Slow Cooker Pork Posole

Slow cooker pork posole is sorta a cheater’s version of authentic Mexican posole, a stew of sorts made with pork, hominy, onions, garlic, and all the traditional toppings. About the only thing missing is the constant need to tend it on the stovetop.

A bowl of pork, avocado, and hominy in a red broth on a cutting board with tortilla chips

This slow cooker pork posole is an easy riff on a classic Mexican expression of comfort food. The robust stew includes meltingly tender shredded pork along with hominy and onions that are gently coaxed to sweetness. If you’re lucky enough to have some leftover posole, goodness gracious, the options are endless. Harness it as a burrito or taco filling, plop it atop some rice, or simply slap a fried egg on top and consider it breakfast.–Angie Zoobkoff

What is posole?

Posole is the English spelling of pozole, a Mexican stew made with pork or chicken and hominy in a broth that’s nuanced with chile pepper and gilded with any number of ingredients, whether radish, cabbage, avocado, cilantro, or lime.

Slow Cooker Pork Posole

  • Quick Glance
  • (6)
  • 20 M
  • 4 H, 40 M
  • Serves 6
4.8/5 - 6 reviews
Print RecipeBuy the Martha Stewart’s Slow Cooker cookbook

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Special Equipment: 5- to 6-quart slow cooker


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  • For serving


Preheat a 5- to 6-quart slow cooker on high until warm, about 20 minutes. Season the pork with salt.

In a large skillet over medium-high heat, warm 1 tablespoon oil. Add the pork to the skillet and cook, turning as needed, until the pieces are browned on all sides, about 8 minutes. Transfer to the slow cooker.

In the same skillet, reduce the heat to medium-low and heat 1 tablespoon oil. Add the onion, garlic, and chili powder and sauté until softened, about 6 minutes. 

Add 2 cups broth and cook, stirring and scraping up browned bits with a wooden spoon. Transfer everything in the skillet to the slow cooker along with 2 cups broth. Cover and cook until the meat is very tender, 4 hours on high or 8 hours on low.

Using tongs or a slotted spoon transfer the pork to a large bowl and, using 2 forks, shred the pork. Return the pork to the slow cooker and stir in the hominy. Stir to combine and to warm the pork. Season with salt to taste.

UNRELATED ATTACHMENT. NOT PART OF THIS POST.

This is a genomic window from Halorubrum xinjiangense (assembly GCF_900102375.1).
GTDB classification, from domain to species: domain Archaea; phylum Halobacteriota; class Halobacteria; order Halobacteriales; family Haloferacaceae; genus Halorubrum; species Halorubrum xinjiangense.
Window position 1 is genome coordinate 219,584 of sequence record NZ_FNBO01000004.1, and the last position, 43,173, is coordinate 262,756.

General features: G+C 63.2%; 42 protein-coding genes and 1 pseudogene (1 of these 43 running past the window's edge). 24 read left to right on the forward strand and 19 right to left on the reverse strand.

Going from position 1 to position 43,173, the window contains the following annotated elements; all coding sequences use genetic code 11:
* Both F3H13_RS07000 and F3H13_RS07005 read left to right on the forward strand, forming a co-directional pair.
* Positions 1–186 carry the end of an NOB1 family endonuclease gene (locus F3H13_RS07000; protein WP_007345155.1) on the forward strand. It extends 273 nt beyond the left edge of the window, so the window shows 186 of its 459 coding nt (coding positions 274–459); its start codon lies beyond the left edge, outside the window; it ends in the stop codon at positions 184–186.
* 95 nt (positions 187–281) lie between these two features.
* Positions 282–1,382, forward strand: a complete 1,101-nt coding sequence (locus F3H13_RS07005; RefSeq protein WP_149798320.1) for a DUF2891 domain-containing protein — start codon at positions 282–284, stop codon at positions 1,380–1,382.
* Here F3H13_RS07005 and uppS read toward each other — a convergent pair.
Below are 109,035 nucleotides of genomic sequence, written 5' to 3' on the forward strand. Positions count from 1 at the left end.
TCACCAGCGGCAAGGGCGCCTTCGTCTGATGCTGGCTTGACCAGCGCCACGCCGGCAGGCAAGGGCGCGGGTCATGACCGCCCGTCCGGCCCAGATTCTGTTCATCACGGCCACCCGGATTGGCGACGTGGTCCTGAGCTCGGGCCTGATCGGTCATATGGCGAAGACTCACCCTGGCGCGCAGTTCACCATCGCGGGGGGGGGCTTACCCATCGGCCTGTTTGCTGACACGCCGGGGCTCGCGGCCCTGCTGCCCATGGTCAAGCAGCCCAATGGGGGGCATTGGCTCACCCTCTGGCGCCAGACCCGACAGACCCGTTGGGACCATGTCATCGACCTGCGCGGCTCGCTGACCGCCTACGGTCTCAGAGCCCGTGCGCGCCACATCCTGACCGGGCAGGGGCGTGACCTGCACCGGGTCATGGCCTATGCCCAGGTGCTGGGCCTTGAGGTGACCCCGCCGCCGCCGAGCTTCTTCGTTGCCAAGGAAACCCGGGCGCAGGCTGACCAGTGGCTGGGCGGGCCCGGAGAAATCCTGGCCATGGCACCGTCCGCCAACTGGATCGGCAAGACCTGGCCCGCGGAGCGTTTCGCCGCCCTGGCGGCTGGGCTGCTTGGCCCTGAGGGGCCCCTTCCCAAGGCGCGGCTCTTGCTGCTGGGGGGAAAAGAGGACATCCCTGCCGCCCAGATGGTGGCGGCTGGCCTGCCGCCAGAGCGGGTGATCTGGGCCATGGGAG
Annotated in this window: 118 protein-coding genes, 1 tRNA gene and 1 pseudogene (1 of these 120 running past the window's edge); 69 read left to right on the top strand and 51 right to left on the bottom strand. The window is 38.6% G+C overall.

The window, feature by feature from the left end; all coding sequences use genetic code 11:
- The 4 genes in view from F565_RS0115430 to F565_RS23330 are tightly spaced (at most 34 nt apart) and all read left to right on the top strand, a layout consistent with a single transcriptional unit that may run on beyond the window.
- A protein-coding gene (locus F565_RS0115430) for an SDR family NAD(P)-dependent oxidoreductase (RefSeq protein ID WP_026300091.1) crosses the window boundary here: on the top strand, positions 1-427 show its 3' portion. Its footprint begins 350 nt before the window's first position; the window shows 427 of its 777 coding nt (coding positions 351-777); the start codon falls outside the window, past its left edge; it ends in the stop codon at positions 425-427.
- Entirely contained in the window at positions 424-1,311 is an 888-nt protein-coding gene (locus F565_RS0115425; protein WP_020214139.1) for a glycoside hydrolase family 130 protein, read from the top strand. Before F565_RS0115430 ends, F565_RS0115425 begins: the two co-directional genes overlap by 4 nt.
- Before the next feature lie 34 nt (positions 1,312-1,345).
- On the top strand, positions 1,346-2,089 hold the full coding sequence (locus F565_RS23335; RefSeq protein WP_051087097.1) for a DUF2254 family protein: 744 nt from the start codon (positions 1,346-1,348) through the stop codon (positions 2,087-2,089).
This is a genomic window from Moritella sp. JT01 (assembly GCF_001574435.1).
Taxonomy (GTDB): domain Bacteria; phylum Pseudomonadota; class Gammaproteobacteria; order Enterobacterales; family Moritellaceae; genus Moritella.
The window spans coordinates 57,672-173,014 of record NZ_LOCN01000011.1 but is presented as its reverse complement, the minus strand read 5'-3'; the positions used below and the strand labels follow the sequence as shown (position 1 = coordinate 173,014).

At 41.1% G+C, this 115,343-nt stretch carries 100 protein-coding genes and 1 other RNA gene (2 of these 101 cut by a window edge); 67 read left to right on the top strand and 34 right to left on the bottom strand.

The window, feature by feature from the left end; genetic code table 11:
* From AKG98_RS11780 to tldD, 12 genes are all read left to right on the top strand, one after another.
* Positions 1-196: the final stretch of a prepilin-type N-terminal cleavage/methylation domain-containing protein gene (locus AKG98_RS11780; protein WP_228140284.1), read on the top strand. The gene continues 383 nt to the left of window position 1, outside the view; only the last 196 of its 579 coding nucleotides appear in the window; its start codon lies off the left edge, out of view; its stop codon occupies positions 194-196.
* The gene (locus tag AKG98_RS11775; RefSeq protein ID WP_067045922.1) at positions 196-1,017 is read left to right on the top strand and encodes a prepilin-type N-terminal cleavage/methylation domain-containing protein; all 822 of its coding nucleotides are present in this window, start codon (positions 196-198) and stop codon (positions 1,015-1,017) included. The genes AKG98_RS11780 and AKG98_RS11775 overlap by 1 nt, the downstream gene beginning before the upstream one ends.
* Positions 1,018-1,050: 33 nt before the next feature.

Serve the posole with avocado, radishes, tortilla strips, and lime on the side for each person to add as desired. Originally published November 1, 2017.

Print RecipeBuy the Martha Stewart’s Slow Cooker cookbook

Want it? Click it.

Recipe Testers Reviews

I really enjoyed this easy slow cooker pork posole—it had a lot of flavor (plus a good amount of heat) for minimal effort! There was a nice variety of textures in the dish between the hominy, the avocado, the tortilla chips, and the soup. Definitely a great weeknight dinner as long as you run the slow cooker the day before you plan to eat it.

I had a slight oversight that ended up working out perfectly fine—I missed that the shoulder should have been cut into 4-inch pieces. I left it as one chunk, browned it a bit, and then added it to the slower cooker (which I oiled a bit before preheating for 15 minutes). After 4 hours on high the meat was falling-apart tender. I didn’t even have to remove it to shred, although you certainly could do so if easier.

I also enjoyed it with a bit of shredded cotija and some diced poblano from the garden in addition to the suggested accompaniments.

Slow cooker pork posole is new to my culinary library but, like many slow cooker recipes, the sum is much more than its parts. I could smell this would be good, but 8 hours of warm magic transformed the pork, garlic, onion, and chili powder into a stew of meaty broth slicked with a warm shimmer of fat that I wanted to devour. The nubs of hominy added an earthy corn flavor that’s almost like ready-made southwest gnocchi.


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  1. I must say this is a super easy recipe for Posole. It was delish! I’ve made a couple other recipes that were much more complicated with all different types of peppers. Way too much work. Honestly I will add this to my recipe collection. I added a little bit of shredded cabbage to my topping and cojeta cheese. Yummy! Thanks a bunch♥️